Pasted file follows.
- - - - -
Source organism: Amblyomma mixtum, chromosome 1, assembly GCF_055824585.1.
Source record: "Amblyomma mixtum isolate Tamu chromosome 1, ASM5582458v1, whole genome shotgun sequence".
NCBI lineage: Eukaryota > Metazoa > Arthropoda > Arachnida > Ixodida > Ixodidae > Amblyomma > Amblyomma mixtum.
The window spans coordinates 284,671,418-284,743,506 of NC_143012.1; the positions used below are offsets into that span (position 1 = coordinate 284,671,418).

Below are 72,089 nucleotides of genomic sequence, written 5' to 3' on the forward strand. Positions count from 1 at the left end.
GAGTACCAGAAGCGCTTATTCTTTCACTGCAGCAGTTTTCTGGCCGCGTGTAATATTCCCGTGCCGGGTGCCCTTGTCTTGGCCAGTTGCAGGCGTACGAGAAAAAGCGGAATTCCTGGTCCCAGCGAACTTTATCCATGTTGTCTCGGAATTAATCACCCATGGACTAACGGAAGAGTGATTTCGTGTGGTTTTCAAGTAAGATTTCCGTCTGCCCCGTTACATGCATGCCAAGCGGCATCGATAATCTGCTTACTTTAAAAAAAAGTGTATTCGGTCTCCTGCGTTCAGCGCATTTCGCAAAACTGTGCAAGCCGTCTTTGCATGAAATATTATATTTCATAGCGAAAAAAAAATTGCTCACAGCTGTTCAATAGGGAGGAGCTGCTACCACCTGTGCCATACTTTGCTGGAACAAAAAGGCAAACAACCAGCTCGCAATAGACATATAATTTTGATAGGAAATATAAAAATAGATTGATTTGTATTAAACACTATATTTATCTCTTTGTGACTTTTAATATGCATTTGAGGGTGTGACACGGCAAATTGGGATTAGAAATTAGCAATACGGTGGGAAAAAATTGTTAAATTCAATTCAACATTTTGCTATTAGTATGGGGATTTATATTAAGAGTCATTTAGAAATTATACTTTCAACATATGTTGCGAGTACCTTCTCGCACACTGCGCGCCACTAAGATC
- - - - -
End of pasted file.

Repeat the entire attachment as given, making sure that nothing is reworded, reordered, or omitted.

Source organism: Amblyomma mixtum, chromosome 1, assembly GCF_055824585.1.
Source record: "Amblyomma mixtum isolate Tamu chromosome 1, ASM5582458v1, whole genome shotgun sequence".
NCBI lineage: Eukaryota > Metazoa > Arthropoda > Arachnida > Ixodida > Ixodidae > Amblyomma > Amblyomma mixtum.
The window spans coordinates 284,671,418-284,743,506 of NC_143012.1; the positions used below are offsets into that span (position 1 = coordinate 284,671,418).

Below are 72,089 nucleotides of genomic sequence, written 5' to 3' on the forward strand. Positions count from 1 at the left end.
GAGTACCAGAAGCGCTTATTCTTTCACTGCAGCAGTTTTCTGGCCGCGTGTAATATTCCCGTGCCGGGTGCCCTTGTCTTGGCCAGTTGCAGGCGTACGAGAAAAAGCGGAATTCCTGGTCCCAGCGAACTTTATCCATGTTGTCTCGGAATTAATCACCCATGGACTAACGGAAGAGTGATTTCGTGTGGTTTTCAAGTAAGATTTCCGTCTGCCCCGTTACATGCATGCCAAGCGGCATCGATAATCTGCTTACTTTAAAAAAAAGTGTATTCGGTCTCCTGCGTTCAGCGCATTTCGCAAAACTGTGCAAGCCGTCTTTGCATGAAATATTATATTTCATAGCGAAAAAAAAATTGCTCACAGCTGTTCAATAGGGAGGAGCTGCTACCACCTGTGCCATACTTTGCTGGAACAAAAAGGCAAACAACCAGCTCGCAATAGACATATAATTTTGATAGGAAATATAAAAATAGATTGATTTGTATTAAACACTATATTTATCTCTTTGTGACTTTTAATATGCATTTGAGGGTGTGACACGGCAAATTGGGATTAGAAATTAGCAATACGGTGGGAAAAAATTGTTAAATTCAATTCAACATTTTGCTATTAGTATGGGGATTTATATTAAGAGTCATTTAGAAATTATACTTTCAACATATGTTGCGAGTACCTTCTCGCACACTGCGCGCCACTAAGATC